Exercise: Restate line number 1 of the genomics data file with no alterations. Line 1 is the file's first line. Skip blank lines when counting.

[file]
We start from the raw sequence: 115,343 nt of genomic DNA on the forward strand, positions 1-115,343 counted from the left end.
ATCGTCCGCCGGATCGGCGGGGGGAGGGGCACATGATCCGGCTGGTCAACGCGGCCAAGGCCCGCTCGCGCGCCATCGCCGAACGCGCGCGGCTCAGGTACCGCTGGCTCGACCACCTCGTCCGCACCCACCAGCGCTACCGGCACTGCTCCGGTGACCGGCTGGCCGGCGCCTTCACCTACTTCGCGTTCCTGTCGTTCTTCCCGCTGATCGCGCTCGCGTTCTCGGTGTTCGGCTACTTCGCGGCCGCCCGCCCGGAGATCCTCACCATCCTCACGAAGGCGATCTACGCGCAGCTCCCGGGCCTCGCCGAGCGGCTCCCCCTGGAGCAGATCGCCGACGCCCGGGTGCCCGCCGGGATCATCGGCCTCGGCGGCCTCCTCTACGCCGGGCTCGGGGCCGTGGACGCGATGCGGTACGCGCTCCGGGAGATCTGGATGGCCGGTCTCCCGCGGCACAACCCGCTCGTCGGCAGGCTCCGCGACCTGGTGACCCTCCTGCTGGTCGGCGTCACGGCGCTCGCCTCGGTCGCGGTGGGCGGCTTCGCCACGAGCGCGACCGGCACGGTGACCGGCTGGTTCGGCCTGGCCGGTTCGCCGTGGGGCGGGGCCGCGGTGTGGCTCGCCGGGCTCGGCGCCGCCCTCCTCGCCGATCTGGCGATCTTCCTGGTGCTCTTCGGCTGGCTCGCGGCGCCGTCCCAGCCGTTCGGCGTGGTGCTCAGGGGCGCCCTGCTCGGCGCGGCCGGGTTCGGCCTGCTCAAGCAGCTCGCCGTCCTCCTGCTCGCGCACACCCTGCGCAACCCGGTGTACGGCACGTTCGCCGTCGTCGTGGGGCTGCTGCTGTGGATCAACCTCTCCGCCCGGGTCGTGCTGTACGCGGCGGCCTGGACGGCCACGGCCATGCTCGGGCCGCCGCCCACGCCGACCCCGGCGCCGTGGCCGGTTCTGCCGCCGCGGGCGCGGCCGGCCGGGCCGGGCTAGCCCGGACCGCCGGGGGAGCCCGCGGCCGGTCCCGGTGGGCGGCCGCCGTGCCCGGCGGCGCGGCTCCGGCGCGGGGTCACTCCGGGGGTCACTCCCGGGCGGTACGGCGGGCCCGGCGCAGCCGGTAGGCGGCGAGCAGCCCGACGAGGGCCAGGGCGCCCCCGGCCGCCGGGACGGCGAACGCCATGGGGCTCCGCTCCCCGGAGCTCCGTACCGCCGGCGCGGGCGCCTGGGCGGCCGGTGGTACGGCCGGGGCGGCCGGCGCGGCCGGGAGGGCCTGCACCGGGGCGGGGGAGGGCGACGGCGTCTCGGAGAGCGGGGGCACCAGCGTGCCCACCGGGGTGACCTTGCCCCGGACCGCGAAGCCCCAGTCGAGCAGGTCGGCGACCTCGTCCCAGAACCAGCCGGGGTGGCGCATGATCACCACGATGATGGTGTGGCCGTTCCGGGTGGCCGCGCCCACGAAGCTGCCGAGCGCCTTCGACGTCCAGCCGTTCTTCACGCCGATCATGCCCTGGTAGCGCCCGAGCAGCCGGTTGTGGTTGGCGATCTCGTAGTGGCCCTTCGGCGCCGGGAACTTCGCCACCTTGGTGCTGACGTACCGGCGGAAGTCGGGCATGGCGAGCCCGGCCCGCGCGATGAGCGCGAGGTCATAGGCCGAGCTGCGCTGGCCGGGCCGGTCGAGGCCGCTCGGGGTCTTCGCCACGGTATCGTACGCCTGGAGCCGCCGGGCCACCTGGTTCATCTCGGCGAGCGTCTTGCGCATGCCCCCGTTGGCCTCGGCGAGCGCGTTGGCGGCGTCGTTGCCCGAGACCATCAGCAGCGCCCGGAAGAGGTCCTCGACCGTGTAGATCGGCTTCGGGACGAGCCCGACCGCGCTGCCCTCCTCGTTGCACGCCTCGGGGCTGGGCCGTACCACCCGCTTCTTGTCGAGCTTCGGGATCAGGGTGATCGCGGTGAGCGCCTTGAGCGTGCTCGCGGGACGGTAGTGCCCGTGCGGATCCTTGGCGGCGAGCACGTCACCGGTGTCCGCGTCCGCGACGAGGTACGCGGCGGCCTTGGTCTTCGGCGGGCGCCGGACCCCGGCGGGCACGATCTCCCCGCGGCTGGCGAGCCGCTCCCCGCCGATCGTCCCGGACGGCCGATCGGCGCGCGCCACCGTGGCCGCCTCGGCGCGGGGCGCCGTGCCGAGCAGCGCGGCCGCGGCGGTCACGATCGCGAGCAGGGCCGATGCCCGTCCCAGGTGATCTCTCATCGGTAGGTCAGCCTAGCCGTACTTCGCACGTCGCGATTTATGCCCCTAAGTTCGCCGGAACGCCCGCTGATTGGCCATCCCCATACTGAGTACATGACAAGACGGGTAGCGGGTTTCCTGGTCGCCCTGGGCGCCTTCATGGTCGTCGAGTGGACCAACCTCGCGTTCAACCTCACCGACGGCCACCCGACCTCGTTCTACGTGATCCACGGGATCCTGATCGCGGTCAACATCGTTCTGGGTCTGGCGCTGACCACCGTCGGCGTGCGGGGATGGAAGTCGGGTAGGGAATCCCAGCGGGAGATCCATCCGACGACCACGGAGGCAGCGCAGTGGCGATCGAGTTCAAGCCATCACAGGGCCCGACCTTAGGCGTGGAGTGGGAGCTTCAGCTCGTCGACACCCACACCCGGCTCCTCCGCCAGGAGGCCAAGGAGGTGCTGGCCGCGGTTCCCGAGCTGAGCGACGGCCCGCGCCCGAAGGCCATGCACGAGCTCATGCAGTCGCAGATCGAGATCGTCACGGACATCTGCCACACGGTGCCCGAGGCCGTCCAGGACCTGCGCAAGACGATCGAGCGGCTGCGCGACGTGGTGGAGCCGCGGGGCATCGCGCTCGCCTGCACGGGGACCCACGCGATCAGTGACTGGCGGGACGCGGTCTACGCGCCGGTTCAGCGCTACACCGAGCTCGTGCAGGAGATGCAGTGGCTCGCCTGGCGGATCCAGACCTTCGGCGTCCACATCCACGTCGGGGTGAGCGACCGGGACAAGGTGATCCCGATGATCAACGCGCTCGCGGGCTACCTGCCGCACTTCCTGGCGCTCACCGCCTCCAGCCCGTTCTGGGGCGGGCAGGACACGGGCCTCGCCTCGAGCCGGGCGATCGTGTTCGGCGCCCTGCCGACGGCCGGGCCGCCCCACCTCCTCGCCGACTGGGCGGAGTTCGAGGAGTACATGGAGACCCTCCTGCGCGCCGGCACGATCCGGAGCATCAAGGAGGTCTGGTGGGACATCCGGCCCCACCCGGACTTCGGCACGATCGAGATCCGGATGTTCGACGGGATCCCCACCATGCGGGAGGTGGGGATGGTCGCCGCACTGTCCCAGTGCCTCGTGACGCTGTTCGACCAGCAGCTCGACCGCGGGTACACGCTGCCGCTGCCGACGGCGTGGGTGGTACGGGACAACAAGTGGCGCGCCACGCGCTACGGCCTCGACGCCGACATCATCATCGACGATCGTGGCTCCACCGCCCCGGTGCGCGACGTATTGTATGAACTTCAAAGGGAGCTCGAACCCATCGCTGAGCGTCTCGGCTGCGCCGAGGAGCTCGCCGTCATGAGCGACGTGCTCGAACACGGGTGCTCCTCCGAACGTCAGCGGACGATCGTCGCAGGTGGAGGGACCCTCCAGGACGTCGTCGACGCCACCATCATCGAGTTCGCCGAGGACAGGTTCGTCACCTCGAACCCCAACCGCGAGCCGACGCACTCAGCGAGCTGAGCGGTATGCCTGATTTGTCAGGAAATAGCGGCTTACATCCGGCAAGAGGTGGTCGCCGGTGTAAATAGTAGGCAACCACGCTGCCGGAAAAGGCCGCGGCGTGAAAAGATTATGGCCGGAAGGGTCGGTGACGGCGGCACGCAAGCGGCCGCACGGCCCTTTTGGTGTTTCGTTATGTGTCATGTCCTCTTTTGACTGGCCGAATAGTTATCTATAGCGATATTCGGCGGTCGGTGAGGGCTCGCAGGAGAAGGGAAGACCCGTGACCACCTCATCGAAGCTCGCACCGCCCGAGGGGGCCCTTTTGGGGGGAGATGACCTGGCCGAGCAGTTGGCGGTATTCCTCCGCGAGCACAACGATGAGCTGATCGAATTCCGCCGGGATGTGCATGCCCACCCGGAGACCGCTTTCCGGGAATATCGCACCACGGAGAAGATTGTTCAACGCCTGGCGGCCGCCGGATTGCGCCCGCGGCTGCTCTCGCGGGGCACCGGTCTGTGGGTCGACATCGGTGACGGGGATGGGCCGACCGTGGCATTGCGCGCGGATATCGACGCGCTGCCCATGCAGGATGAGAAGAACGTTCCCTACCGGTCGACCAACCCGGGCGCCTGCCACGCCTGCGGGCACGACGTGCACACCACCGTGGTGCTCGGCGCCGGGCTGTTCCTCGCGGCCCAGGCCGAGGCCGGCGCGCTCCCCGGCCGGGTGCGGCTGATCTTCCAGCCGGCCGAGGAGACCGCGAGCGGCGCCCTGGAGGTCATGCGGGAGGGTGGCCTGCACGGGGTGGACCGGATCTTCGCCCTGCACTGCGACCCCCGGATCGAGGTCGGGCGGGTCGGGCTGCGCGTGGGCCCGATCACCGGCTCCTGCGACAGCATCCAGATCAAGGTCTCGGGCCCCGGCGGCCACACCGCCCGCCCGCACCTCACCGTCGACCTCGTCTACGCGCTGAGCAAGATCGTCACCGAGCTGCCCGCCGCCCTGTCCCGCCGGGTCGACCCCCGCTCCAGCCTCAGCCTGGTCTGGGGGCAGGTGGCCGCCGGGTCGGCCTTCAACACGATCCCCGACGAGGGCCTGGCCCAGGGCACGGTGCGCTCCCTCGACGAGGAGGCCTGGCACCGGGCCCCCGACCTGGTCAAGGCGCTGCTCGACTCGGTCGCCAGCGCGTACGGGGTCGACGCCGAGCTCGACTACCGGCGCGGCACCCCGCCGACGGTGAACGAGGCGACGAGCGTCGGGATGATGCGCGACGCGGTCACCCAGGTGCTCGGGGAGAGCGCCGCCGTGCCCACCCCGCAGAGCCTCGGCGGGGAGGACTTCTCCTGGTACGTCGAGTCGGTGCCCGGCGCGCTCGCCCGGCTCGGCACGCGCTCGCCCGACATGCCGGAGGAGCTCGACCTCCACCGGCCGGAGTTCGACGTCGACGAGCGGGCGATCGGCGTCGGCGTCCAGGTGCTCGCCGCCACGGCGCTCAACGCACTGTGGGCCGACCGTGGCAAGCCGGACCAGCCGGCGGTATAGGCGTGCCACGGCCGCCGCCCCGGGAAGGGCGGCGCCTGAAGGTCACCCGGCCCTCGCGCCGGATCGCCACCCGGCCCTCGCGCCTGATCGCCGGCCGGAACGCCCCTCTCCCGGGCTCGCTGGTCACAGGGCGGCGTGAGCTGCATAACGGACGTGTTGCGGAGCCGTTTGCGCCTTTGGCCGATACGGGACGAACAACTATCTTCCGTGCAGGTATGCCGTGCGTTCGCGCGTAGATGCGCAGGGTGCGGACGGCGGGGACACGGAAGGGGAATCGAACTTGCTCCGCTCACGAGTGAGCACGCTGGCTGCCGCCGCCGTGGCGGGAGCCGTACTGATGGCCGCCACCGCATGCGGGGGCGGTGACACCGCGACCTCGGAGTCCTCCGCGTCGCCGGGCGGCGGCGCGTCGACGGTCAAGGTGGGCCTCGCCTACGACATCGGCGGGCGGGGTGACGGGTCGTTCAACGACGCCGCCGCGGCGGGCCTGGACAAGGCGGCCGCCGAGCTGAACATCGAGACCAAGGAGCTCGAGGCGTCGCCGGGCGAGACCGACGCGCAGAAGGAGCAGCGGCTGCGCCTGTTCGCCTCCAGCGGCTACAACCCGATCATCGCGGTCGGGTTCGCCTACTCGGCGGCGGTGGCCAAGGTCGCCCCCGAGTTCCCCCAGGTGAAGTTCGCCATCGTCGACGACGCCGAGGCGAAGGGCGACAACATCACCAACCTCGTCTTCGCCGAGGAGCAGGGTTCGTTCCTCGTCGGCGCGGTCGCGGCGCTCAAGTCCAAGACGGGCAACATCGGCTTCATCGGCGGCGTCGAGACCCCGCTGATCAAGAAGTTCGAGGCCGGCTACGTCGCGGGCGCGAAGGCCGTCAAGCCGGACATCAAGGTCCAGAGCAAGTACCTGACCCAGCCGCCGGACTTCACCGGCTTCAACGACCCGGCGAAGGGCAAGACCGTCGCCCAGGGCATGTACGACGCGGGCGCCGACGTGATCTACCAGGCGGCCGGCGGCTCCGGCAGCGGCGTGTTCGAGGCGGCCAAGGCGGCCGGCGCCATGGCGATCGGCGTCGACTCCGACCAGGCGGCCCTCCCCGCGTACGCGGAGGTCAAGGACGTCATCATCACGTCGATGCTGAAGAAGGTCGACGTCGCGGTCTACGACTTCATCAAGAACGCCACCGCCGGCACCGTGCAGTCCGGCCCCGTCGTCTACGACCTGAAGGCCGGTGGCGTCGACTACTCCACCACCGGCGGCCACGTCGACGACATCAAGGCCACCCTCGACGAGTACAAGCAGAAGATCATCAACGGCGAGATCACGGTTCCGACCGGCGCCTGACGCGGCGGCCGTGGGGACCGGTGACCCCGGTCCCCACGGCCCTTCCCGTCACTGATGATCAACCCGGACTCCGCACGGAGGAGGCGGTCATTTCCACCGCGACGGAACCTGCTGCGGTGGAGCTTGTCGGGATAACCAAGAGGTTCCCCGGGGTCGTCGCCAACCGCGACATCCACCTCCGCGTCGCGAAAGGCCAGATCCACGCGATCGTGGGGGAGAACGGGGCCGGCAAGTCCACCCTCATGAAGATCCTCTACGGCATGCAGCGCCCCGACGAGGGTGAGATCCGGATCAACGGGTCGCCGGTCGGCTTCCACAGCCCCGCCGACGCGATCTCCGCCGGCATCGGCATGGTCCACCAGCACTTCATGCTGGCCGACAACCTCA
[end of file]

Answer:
We start from the raw sequence: 115,343 nt of genomic DNA on the forward strand, positions 1-115,343 counted from the left end.